A century ago the Communist International held its first Congress in the context of historical events of great content and complexity: the end of the First War, the Great October Socialist Revolution, and the German Revolution. Those who attended the convening of the International Communist Conference had years of confrontation with opportunism, first within the Second International and then against its anti-worker and anti-Marxist drift; confrontation that began in the field of theory and that passed to the political scene in a context of sharpening of international class struggle and in each country with the First World War, an imperialist war.
The Communist International began its gestation in the debates in defence of Marxism against the distortions of Bernstein, in the famous controversy between reform and revolution, that is, in the ideological front against revisionism, waged not only within the German Social Democratic Party but in all parties. It is worth remembering that opportunism theorists grotesquely deformed the revolutionary ideology of the working class, in a permanent and methodical attack: hiding the texts of Marx and Engels, or mutilating them, while erecting a theory away from the tasks for the overthrow of capitalism. The communist parties and groups that rebelled against the opportunist direction of the Second International understood very well the need to rescue Marxist theory, and for that reason they gave themselves to the tireless task of publishing the classic works and to making them known, such as the correspondence, the unpublished manuscripts, which showed that the general meaning of Marx and Engels was the proletarian Revolution. They also understood that opportunism sought to make Marxism a dogma as a way to debase it, and that it was necessary to enrich it in terms of new economic and social developments, including the passage of capitalism from free competition to monopolies, which led them to acquire a leading role in the plane of theory to have an arsenal of heavy calibre in the events to come, that is, the beginning of a new era of social revolution.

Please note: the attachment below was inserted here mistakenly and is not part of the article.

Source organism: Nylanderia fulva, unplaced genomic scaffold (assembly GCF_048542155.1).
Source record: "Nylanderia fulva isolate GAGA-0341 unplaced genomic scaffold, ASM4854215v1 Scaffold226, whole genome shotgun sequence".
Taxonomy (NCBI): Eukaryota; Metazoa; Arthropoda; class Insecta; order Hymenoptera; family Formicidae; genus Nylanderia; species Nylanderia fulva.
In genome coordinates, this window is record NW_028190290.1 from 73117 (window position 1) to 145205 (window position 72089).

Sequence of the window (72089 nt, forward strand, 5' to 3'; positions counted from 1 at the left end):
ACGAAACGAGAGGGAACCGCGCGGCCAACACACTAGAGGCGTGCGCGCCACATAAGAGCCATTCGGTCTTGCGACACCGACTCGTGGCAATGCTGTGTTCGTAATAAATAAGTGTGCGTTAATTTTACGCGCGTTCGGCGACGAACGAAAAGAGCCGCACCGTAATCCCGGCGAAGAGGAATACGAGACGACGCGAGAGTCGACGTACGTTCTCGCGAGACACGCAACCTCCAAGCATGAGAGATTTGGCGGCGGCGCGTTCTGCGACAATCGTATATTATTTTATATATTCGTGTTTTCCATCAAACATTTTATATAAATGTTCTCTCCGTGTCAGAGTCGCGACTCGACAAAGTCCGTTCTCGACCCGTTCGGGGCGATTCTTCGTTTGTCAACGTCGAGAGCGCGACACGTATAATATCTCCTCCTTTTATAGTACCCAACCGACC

Such a prognosis, due to the great revolutionary theoretical effort of Lenin and the Bolsheviks, and the Marxist currents of other countries, is what allowed the bold approach of a new international despite going against the flow, even when they were a minority  even though social-chauvinism and social patriotism seemed to be hegemonic or even absolute in the years 1914-1918.
It is that one of the abandoned elements of Marxist theory by opportunism is that of proletarian internationalism. Abandoned and also betrayed, as evidenced by the conduct of the Second International in decomposition, in the First World War. Proletarian internationalism not only conceived as fraternity among workers in all countries, as the necessary actions of solidarity and common action, but also as a framework for political elaboration, that is, for the design of a unified revolutionary strategy.
In the Letter to the workers of Europe and America dated January 21, 1919, Lenin describes very well that the political reality that underpins the existence of the Communist International, even before its founding Congress, the First Congress, is the rupture with the Second International of the Bolshevik Party, strengthened by the decision of the German Spartacists to form the Communist Party of Germany; and together with them the proletarian communist detachments of Latvia, Finland, Poland, Austria, Hungary, the Netherlands.
All of them positioned themselves against the platform consisting of “The defence of class collaboration, the abandonment of the idea of socialist revolution and revolutionary methods of struggle, adaptation to bourgeois nationalism, the forgetting of the historically transitory borders of the nationality or of the homeland, the fetishism of bourgeois legality, the renunciation of the class point of view and the class struggle for fear that the 'broad popular masses' will depart (read the petty bourgeoisie): such are undoubtedly the ideological foundations of opportunism” 
The fight against opportunism, revisionism and reformism, permanent and without concessions to rescue Marxism, restoring its characteristics of revolutionary ideology of the proletariat, was a fundamental premise for the emergence of the Third International.
The decision to keep the flag of proletarian internationalism high in the face of its abandonment by the majority of the Second International, was another fundamental premise. The pressures were very strong and literally had to be against the current. It was a crime of the opportunists to endorse the war and take the workers to the carnage.
Of course, the example that in defence of principles we should not fear to be in minority is of great validity.
Lenin also emphasizes that another important characteristic of the Third International is to put into practice, after the Paris Commune, the dictatorship of the proletariat, with the Great Socialist Revolution and Soviet power.